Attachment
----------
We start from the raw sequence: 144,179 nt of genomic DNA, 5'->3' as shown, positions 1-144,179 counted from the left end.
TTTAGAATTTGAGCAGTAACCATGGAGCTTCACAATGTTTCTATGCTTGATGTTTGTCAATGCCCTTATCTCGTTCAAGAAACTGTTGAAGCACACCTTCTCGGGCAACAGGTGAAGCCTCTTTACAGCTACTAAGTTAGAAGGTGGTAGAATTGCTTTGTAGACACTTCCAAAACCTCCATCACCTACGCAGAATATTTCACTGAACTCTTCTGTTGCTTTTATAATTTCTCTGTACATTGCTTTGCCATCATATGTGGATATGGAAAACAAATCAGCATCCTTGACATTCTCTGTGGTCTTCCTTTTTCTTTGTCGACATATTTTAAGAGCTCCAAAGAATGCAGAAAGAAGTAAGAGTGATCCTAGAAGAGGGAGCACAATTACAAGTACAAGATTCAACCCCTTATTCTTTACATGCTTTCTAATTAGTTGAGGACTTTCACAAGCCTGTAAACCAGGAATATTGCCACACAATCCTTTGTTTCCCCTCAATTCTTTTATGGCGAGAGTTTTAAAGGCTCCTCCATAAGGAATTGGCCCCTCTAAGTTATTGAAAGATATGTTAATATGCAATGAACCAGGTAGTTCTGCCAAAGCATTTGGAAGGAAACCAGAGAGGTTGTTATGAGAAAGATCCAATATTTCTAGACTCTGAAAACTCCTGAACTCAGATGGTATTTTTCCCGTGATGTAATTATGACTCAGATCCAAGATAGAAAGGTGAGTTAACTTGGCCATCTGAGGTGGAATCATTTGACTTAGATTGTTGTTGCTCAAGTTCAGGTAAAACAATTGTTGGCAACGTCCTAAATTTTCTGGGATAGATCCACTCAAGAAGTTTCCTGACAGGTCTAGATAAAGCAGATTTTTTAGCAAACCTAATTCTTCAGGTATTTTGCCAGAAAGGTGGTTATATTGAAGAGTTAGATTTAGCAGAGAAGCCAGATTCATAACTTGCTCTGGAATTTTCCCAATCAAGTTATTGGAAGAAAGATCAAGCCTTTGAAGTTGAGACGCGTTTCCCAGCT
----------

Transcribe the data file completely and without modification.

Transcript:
We start from the raw sequence: 144,179 nt of genomic DNA, 5'->3' as shown, positions 1-144,179 counted from the left end.
TTTAGAATTTGAGCAGTAACCATGGAGCTTCACAATGTTTCTATGCTTGATGTTTGTCAATGCCCTTATCTCGTTCAAGAAACTGTTGAAGCACACCTTCTCGGGCAACAGGTGAAGCCTCTTTACAGCTACTAAGTTAGAAGGTGGTAGAATTGCTTTGTAGACACTTCCAAAACCTCCATCACCTACGCAGAATATTTCACTGAACTCTTCTGTTGCTTTTATAATTTCTCTGTACATTGCTTTGCCATCATATGTGGATATGGAAAACAAATCAGCATCCTTGACATTCTCTGTGGTCTTCCTTTTTCTTTGTCGACATATTTTAAGAGCTCCAAAGAATGCAGAAAGAAGTAAGAGTGATCCTAGAAGAGGGAGCACAATTACAAGTACAAGATTCAACCCCTTATTCTTTACATGCTTTCTAATTAGTTGAGGACTTTCACAAGCCTGTAAACCAGGAATATTGCCACACAATCCTTTGTTTCCCCTCAATTCTTTTATGGCGAGAGTTTTAAAGGCTCCTCCATAAGGAATTGGCCCCTCTAAGTTATTGAAAGATATGTTAATATGCAATGAACCAGGTAGTTCTGCCAAAGCATTTGGAAGGAAACCAGAGAGGTTGTTATGAGAAAGATCCAATATTTCTAGACTCTGAAAACTCCTGAACTCAGATGGTATTTTTCCCGTGATGTAATTATGACTCAGATCCAAGATAGAAAGGTGAGTTAACTTGGCCATCTGAGGTGGAATCATTTGACTTAGATTGTTGTTGCTCAAGTTCAGGTAAAACAATTGTTGGCAACGTCCTAAATTTTCTGGGATAGATCCACTCAAGAAGTTTCCTGACAGGTCTAGATAAAGCAGATTTTTTAGCAAACCTAATTCTTCAGGTATTTTGCCAGAAAGGTGGTTATATTGAAGAGTTAGATTTAGCAGAGAAGCCAGATTCATAACTTGCTCTGGAATTTTCCCAATCAAGTTATTGGAAGAAAGATCAAGCCTTTGAAGTTGAGACGCGTTTCCCAGCT